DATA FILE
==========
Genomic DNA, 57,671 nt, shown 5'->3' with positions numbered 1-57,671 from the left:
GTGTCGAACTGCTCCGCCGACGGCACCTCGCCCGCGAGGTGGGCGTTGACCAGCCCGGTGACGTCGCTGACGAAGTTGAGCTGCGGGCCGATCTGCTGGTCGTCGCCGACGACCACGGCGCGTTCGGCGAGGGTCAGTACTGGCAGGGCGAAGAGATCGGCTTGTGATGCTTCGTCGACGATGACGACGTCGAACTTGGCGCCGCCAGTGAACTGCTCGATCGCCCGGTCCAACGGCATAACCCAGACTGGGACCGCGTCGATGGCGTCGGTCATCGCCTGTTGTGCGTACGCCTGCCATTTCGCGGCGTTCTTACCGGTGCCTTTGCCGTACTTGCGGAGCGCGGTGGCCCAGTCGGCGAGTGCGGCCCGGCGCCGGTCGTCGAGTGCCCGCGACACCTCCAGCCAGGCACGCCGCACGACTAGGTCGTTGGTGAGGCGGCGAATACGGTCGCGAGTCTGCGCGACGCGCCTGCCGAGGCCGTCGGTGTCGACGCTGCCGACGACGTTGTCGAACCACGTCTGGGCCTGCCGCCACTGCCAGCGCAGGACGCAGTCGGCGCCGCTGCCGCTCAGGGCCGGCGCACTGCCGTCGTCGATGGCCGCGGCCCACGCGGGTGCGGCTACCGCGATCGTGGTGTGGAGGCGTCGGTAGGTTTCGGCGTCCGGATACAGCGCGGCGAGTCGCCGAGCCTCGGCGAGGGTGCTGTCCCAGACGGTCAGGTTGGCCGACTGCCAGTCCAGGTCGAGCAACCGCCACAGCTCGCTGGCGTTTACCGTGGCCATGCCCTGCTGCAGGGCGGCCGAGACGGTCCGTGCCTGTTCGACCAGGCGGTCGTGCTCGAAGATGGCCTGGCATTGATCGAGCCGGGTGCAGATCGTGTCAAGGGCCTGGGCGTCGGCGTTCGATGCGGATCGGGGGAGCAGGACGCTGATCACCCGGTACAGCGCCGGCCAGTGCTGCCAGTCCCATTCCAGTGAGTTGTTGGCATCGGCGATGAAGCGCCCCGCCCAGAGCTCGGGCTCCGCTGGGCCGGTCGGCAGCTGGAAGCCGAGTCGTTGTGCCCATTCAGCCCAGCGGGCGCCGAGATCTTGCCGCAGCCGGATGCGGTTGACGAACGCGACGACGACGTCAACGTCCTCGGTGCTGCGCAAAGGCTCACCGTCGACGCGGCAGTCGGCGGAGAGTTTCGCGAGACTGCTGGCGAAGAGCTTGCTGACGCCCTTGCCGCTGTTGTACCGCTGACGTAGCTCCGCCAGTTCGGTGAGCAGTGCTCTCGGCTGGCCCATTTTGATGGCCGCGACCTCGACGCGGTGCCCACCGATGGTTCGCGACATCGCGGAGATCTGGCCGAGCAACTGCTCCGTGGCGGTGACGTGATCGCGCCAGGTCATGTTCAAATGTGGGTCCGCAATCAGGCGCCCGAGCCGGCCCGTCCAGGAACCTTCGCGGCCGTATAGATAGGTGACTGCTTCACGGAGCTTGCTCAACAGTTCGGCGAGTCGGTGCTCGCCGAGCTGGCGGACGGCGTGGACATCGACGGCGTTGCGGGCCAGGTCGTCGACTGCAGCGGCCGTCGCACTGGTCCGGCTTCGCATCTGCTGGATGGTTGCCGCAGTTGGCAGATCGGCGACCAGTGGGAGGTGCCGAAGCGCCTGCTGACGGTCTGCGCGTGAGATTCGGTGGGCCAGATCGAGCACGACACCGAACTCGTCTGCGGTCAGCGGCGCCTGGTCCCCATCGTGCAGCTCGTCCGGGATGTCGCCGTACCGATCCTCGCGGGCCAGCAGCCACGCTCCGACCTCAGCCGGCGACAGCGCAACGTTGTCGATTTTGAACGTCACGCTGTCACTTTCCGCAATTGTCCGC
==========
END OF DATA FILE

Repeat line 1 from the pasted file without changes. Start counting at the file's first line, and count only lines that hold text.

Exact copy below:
Genomic DNA, 57,671 nt, shown 5'->3' with positions numbered 1-57,671 from the left: